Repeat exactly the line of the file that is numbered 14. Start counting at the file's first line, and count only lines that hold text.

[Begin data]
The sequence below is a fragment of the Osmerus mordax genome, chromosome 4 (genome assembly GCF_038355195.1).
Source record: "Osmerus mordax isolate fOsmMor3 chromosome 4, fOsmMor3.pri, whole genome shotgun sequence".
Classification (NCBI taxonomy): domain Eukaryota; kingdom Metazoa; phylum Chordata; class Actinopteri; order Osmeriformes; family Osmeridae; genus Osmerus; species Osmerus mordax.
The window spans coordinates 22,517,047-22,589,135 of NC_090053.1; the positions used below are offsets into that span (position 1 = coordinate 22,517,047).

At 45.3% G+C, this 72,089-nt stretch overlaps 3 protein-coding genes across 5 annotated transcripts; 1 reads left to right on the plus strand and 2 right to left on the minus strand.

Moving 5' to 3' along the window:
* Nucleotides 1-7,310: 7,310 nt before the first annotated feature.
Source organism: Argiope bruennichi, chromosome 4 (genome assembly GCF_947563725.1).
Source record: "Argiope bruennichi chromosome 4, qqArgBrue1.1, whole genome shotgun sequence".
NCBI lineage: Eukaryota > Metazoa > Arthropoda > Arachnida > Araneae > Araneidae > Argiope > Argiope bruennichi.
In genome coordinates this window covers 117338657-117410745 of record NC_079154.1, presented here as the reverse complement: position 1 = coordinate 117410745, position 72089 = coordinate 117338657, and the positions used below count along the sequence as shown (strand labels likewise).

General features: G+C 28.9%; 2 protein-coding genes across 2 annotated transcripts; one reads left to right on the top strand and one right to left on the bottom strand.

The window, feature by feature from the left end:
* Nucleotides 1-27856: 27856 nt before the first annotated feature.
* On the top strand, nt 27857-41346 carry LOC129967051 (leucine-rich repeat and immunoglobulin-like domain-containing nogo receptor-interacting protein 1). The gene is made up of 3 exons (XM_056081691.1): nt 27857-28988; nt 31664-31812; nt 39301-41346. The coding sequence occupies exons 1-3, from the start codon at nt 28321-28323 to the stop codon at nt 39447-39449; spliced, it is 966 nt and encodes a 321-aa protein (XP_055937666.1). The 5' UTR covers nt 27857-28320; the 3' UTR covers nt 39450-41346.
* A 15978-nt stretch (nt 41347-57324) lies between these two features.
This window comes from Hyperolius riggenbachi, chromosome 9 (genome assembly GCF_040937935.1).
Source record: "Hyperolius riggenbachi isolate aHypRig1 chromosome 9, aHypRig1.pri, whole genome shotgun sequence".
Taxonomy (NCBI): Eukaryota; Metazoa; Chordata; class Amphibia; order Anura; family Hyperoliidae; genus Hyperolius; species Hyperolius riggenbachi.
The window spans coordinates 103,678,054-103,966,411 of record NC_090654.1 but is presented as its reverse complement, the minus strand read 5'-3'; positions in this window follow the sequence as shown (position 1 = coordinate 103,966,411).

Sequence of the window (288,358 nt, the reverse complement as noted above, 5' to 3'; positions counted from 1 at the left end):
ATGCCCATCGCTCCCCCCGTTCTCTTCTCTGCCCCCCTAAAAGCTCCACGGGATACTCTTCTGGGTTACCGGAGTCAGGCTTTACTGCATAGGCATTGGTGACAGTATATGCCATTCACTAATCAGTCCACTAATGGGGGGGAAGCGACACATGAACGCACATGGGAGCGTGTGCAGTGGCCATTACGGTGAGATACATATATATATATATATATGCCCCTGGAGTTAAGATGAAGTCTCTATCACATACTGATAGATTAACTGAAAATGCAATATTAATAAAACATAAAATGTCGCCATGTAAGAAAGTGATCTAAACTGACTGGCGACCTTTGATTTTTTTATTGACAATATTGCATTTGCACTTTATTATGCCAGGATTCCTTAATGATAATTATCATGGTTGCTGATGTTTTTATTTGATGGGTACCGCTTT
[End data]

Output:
* Nucleotides 1-27856: 27856 nt before the first annotated feature.